Bed Wetting

May 19, 2018 Source: Internal - Gleb Danylov

Waking up in the middle of the night with soggy sheets is a familiar scene for many of us when we were children. This does not mean that you were not toilet trained, and it is a normal part of child development. Before the age of seven, bed-wetting is not a huge concern and could just mean that the child is still developing night-time bladder control.

Usually children are fully comfortable with their potty training by the age of 5; however bed wetting can still occur and should not be treated with hostility or shame. If bed-wetting still continues after the age of 7, it can indicate that there are other underlying issues and you should consult a doctor.

There are no definite causes of bed-wetting but some factors play a role:

  • Your child does not have a fully developed bladder or still does not have complete control over it
  • The child may have an inability to recognize when they have a full bladder due to a hormone imbalance.
  • Sleep apnea is a condition in which breathing is interrupted in the middle of the night.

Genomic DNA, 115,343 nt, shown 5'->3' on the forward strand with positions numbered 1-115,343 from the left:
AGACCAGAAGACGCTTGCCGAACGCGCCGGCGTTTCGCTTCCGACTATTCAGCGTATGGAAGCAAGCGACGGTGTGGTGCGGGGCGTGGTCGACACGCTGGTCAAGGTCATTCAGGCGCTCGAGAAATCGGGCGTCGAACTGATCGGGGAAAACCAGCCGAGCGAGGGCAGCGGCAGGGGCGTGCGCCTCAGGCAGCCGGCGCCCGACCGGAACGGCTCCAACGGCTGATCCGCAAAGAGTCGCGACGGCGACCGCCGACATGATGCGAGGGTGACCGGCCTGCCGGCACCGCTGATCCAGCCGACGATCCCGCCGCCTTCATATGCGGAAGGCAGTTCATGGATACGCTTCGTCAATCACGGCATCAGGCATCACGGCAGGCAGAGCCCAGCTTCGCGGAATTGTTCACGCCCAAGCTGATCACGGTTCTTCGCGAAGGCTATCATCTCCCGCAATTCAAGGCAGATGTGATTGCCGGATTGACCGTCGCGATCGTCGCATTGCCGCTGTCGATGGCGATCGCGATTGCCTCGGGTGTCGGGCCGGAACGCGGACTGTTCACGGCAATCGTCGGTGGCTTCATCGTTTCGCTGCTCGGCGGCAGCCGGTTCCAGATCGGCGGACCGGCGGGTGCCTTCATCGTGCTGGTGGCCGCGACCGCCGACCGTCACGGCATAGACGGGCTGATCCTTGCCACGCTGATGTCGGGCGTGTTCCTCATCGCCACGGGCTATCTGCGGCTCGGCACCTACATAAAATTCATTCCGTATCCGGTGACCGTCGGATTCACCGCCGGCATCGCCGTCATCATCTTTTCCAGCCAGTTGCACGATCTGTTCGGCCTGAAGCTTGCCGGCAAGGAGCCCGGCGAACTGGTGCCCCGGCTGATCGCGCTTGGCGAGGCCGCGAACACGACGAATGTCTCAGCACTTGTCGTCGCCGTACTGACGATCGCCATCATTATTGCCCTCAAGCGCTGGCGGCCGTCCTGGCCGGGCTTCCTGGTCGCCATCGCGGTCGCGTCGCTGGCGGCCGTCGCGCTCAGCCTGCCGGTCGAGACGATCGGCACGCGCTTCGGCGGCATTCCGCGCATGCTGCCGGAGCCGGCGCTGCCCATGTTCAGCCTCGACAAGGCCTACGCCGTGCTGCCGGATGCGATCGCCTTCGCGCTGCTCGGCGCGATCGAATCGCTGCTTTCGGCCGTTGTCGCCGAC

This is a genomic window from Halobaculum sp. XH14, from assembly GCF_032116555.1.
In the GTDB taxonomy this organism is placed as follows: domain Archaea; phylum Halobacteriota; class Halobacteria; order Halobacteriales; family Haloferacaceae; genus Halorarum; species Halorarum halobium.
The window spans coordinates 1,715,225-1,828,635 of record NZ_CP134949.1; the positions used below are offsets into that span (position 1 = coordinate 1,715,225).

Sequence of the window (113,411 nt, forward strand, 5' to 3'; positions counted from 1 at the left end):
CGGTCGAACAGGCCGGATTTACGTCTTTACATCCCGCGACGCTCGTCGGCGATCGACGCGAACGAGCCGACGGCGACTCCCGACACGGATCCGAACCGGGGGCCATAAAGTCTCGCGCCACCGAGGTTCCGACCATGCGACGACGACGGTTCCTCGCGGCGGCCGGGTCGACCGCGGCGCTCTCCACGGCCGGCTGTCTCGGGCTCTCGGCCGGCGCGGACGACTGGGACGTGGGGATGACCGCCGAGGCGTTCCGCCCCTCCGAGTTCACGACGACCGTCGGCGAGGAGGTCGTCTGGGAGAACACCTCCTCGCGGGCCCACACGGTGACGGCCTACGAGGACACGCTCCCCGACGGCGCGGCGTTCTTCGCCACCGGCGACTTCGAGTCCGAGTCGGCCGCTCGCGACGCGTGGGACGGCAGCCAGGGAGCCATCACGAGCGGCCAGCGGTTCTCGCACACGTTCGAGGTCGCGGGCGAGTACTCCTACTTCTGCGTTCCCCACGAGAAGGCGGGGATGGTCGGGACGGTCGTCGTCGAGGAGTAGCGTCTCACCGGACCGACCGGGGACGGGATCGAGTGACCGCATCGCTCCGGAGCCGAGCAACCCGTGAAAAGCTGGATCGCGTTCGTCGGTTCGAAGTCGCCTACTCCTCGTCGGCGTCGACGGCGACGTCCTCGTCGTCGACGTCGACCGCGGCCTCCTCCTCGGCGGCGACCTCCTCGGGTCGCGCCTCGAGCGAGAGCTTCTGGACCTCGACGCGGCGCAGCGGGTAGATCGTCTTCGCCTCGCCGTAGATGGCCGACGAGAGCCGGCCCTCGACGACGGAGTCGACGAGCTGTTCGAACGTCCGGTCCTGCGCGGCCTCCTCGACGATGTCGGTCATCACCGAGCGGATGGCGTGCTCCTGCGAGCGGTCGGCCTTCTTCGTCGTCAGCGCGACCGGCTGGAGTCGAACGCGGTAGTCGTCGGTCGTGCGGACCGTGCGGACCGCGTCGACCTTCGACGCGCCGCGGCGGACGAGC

Bed wetting is usually more common among boys than girls, and there are several risks that have been identified leading to increased bed wetting. For instance, stressful events that have caused the child with stress and anxiety such as switching schools, moving to a new house can result in bed wetting. Furthermore, bed wetting is more common if there is a family history of it occurring and if the child has attention-deficit hyperactive disorder (ADHD).

Although embarrassing, bed-wetting does not pose any health risk. However, they might be left out of social events such as sleepovers leading to a lower self-esteem.

Usually, your child will grow out of bed-wetting, however if it continues to persist there are some treatment options available. Going to a doctor to understand any nightly routines or discussion of symptoms might lead to an increased understanding of the reasons behind this occurrence. Furthermore, there are moisture alarms that can be attached to the childís bed sheets or pyjamas which will detect when the child starts urinating, allowing them to wake up and go to the washroom. This can take up to a month to achieve dry nights. However, if none of these methods work, your doctor can prescribe anti-diuretics that reduces urine production.